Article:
HABERMAN: I don't think so. I mean Michael Cohen's adviser Lanny Cohen had been -- excuse me, Lanny Davis, this is quite (INAUDIBLE) for me in terms of name. Lanny Davis had been on TV making very clear that Cohen had information that he was willing to give Mueller, that he had stories to tell. They were all that, you know, pick up an auction paddle saying talk to me, both before and after the plea.
So, I don't think this surprises anyone. And I think there's a question if Cohen provides valuable information for any of these investigations could he see a reduced sentence? So I think that is certainly something his advisers are looking toward. But no, I mean I think that -- I think the President feeling under siege by a lot of these things. But I don't expect this is a surprise.
COOPER: We've also read to extent to leave out their relationship between Michael Cohen -- sometimes tortured relationship between Michael Cohen and citizen Donald Trump.
HABERMAN: Yes -- look, President Trump as Roger Stone, another Trump long-time adviser, had put it to me, the first story I did several months ago. President Trump went out of his way to treat Michael Cohen like, quote unquote, "garbage". Now, Trump is not exactly easy on anyone, as we all know from our reporting. But he could be particularly tough with Cohen. Trump's allies and current advisers would say that's because Cohen had, you know, made some errors and made some mistakes that the President was having with then candidate Trump and then before that businessman Trump was unhappy with.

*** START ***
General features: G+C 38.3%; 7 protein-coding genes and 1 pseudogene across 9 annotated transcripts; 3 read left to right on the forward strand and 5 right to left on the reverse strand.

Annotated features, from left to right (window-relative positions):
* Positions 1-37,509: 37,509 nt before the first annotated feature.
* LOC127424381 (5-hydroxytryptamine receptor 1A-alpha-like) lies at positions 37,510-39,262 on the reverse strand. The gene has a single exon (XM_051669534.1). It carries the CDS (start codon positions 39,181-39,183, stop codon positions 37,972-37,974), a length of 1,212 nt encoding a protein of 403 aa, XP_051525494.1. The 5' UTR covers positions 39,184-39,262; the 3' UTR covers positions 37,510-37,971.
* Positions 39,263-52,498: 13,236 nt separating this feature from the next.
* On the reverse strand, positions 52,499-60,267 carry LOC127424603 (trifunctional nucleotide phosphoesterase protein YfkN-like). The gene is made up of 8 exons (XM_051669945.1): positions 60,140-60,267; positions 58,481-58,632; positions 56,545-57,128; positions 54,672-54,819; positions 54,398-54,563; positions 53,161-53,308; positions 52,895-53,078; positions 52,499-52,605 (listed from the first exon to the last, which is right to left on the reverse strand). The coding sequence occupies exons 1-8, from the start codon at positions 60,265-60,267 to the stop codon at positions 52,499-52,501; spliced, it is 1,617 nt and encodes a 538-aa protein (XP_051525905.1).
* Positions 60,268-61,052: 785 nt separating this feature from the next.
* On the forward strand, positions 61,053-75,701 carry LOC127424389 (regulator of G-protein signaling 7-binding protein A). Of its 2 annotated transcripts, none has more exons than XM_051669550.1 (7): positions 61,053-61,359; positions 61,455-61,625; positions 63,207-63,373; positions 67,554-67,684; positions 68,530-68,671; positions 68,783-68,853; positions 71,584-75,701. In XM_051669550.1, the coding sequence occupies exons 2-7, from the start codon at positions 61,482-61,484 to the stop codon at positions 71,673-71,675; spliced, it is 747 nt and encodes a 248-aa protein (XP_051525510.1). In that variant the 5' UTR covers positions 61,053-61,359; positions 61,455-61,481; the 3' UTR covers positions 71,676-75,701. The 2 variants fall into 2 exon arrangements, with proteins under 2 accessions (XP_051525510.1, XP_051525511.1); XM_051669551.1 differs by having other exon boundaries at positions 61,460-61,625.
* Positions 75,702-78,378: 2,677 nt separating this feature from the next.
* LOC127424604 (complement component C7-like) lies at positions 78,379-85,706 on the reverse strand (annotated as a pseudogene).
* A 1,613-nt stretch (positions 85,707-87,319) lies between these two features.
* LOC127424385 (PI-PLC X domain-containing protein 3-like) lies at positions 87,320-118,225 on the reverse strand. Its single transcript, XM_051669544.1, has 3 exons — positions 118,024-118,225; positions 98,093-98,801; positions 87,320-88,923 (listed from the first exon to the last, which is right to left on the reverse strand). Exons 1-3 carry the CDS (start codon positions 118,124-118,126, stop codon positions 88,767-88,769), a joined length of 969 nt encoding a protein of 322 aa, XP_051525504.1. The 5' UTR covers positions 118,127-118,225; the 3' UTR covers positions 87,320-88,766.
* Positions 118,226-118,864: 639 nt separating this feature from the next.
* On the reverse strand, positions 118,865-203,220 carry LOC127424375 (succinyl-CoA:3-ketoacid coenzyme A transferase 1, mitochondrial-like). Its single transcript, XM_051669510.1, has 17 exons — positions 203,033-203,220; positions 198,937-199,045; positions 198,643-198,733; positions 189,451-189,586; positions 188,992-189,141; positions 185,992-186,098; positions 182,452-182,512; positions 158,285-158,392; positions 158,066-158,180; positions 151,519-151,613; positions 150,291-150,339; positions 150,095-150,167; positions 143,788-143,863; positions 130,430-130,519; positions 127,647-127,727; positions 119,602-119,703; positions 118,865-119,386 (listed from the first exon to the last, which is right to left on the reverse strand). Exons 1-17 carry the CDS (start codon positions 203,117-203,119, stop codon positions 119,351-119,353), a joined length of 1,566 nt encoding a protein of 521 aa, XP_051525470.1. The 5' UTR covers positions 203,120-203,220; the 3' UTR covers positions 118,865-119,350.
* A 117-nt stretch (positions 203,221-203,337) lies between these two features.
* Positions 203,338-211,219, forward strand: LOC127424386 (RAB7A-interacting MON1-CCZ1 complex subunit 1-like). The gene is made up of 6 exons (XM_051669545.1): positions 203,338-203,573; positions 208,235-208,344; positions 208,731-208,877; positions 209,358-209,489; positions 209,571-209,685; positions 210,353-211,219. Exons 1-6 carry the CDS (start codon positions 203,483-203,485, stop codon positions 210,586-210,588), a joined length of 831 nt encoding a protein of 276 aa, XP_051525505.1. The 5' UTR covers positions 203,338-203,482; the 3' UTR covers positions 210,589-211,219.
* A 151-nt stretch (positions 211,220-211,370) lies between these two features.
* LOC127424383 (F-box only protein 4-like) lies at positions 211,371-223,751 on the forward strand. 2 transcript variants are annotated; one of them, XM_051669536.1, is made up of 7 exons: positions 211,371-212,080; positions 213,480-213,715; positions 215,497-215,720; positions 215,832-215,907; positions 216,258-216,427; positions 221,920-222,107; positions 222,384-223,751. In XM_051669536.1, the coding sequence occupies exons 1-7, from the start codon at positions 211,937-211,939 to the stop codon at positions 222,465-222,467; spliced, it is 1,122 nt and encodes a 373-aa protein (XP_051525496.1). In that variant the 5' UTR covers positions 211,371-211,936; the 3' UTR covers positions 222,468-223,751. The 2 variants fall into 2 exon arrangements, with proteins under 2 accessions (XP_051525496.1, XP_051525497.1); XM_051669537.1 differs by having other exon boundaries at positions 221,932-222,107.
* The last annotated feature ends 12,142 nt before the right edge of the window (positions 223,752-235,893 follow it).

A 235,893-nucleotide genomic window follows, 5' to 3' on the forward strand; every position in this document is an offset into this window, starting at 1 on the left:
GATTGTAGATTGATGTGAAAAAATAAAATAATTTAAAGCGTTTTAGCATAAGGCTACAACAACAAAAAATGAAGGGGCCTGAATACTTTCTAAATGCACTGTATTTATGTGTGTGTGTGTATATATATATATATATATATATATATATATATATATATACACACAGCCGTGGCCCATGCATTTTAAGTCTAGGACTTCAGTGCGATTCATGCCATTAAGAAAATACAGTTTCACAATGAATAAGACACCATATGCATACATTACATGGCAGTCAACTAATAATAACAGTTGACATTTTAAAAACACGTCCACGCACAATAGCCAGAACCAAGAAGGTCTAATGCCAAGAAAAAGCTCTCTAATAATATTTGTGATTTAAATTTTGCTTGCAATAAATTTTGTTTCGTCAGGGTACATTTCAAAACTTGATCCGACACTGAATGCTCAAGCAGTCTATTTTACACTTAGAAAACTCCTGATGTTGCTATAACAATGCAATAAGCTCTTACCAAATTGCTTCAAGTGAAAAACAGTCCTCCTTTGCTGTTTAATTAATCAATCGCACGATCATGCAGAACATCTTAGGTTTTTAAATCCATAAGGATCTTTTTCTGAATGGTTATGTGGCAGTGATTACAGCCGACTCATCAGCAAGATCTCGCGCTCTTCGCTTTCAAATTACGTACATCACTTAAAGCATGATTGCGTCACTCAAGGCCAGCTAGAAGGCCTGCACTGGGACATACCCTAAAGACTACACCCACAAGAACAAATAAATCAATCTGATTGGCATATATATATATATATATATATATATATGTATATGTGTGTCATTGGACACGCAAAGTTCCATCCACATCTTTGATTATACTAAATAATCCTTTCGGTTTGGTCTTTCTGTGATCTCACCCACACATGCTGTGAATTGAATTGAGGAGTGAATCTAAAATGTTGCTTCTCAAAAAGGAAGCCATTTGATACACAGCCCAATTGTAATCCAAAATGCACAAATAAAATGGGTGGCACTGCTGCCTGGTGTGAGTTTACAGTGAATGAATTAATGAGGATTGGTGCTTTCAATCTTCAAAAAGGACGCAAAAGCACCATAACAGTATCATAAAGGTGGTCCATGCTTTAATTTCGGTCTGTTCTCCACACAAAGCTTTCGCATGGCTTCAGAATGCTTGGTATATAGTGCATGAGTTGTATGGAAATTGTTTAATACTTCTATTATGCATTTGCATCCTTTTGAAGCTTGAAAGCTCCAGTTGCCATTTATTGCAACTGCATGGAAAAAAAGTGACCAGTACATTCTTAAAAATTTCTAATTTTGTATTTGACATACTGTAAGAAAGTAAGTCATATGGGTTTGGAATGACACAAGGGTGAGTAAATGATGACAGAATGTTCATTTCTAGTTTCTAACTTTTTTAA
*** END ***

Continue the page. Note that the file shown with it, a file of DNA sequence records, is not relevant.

But he was very tough on him. And, you know, unfortunately, Trump has this sort of one-way loyalty that he exhibits with his aides. He expects it and he often doesn't give it in return. And I think that you are going to see potentially some of that playing out in cooperation with investigators.
[20:35:17] COOPER: Maggie Haberman, appreciate it. Thanks very much.
Let's get some information from CNN senior legal analyst Preet Bharara. Before being fired by President Trump he served as U.S. attorney for the southern district of New York where Michael Cohen took his guilty plea.
With Cohen cooperating with Mueller what doors does this open for Mueller? I mean we don't know what if anything Cohen has on President Trump.